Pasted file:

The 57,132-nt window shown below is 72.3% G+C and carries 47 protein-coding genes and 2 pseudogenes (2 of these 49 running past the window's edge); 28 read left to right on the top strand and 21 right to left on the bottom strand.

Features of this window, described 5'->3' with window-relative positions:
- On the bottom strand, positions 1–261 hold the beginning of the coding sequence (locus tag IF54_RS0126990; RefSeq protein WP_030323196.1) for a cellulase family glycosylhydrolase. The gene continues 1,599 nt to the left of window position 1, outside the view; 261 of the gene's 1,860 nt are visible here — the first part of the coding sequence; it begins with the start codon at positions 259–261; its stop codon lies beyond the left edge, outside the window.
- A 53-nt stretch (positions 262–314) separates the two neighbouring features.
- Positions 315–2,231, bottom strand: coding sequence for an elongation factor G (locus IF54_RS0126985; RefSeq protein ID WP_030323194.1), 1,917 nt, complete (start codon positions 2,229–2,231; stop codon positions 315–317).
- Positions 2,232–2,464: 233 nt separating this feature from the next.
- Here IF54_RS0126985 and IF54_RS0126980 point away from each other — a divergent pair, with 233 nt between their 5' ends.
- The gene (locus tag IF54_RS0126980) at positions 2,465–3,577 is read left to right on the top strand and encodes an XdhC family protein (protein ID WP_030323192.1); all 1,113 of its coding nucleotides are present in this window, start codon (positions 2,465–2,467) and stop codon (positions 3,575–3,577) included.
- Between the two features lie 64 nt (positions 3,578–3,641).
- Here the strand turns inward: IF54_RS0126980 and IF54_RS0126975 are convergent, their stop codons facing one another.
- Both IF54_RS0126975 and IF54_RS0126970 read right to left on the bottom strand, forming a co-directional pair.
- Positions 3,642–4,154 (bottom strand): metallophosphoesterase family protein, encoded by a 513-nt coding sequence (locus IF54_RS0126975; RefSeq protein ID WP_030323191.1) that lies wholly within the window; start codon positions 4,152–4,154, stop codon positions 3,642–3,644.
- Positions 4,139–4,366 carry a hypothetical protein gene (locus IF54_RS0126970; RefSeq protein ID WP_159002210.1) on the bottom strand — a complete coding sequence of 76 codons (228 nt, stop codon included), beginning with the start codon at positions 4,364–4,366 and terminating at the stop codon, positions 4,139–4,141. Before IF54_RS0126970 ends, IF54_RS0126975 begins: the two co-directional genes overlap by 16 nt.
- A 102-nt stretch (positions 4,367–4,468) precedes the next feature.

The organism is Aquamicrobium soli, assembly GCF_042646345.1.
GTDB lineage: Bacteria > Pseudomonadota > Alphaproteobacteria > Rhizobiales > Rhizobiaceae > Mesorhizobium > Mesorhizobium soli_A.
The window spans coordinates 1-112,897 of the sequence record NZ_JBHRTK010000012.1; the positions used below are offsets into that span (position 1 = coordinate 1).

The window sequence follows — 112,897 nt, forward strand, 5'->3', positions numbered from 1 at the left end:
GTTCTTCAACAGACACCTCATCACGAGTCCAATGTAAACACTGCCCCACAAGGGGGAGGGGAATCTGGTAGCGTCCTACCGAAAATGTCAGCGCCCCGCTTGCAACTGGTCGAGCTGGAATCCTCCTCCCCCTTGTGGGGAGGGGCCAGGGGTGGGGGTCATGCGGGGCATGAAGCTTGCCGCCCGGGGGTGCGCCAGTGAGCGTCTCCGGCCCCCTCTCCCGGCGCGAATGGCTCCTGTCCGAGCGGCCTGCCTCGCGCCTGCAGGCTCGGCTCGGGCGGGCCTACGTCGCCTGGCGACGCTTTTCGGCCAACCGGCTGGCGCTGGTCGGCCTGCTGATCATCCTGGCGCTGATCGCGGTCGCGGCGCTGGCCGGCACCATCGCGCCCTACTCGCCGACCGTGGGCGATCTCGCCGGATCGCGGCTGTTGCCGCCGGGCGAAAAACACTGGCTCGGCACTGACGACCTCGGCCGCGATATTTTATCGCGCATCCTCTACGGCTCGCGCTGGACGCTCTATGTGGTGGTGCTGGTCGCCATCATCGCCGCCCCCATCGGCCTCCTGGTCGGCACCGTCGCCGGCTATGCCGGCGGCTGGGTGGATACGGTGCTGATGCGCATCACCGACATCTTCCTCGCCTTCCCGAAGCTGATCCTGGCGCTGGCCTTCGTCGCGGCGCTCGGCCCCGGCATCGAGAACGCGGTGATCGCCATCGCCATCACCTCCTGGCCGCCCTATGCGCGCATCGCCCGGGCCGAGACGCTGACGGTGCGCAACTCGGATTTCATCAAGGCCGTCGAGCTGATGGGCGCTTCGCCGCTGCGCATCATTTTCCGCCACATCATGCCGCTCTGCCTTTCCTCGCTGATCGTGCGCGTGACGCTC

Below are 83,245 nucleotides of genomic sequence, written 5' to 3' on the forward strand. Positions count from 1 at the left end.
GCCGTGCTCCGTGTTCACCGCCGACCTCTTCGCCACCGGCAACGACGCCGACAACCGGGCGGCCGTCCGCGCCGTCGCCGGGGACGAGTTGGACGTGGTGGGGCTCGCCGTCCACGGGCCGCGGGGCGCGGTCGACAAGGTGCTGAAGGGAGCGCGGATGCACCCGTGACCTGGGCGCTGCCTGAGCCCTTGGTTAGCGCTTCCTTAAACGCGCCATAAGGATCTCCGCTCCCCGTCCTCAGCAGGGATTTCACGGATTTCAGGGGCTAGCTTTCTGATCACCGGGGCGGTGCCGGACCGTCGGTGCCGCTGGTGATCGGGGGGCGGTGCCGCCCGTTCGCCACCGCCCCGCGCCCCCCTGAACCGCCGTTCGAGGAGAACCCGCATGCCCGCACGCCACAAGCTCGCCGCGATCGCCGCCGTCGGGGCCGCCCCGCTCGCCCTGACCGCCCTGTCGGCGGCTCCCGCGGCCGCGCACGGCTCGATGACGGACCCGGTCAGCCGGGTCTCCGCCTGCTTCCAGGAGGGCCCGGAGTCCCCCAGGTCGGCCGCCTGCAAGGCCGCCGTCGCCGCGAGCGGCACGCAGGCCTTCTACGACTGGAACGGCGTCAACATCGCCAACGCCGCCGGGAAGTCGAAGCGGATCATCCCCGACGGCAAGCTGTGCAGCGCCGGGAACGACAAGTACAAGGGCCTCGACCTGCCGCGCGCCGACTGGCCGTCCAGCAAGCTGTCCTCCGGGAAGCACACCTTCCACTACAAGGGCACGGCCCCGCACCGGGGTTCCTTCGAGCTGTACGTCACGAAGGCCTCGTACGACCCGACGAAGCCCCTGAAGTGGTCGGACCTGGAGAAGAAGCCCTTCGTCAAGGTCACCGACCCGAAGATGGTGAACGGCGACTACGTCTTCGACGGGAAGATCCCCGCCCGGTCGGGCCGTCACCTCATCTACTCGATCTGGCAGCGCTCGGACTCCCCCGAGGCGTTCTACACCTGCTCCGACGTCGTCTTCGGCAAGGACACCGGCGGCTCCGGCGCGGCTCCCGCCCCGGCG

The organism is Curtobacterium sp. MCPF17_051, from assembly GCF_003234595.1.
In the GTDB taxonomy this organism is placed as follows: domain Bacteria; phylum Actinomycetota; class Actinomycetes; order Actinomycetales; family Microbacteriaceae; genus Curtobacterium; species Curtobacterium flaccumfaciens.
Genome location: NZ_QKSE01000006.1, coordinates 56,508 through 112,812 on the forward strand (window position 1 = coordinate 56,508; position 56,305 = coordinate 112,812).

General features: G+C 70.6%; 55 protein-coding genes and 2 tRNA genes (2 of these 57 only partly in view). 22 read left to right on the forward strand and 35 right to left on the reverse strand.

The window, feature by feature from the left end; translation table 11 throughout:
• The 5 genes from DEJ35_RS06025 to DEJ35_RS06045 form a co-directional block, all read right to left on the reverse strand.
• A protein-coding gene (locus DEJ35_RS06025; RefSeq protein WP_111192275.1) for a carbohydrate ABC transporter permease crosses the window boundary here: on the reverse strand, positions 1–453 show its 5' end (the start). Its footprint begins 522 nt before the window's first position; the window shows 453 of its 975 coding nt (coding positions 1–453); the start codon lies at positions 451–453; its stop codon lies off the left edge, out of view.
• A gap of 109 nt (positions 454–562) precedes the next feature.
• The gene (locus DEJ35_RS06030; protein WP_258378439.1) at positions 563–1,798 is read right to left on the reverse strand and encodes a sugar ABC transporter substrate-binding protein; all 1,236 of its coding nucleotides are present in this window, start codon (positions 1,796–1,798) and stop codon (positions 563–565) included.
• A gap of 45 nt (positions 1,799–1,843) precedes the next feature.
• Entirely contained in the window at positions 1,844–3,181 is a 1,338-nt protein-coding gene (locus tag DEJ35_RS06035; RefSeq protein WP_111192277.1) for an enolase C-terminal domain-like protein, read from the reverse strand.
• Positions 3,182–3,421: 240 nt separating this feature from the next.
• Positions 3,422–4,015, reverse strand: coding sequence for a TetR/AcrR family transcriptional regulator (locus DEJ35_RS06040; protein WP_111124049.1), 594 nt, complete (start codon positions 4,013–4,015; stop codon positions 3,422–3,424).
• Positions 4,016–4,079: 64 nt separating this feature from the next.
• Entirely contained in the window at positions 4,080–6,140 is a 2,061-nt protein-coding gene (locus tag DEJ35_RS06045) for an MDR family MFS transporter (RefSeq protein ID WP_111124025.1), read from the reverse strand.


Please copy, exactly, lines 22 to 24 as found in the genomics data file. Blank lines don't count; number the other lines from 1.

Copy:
The organism is Curtobacterium sp. MCPF17_051, from assembly GCF_003234595.1.
In the GTDB taxonomy this organism is placed as follows: domain Bacteria; phylum Actinomycetota; class Actinomycetes; order Actinomycetales; family Microbacteriaceae; genus Curtobacterium; species Curtobacterium flaccumfaciens.
Genome location: NZ_QKSE01000006.1, coordinates 56,508 through 112,812 on the forward strand (window position 1 = coordinate 56,508; position 56,305 = coordinate 112,812).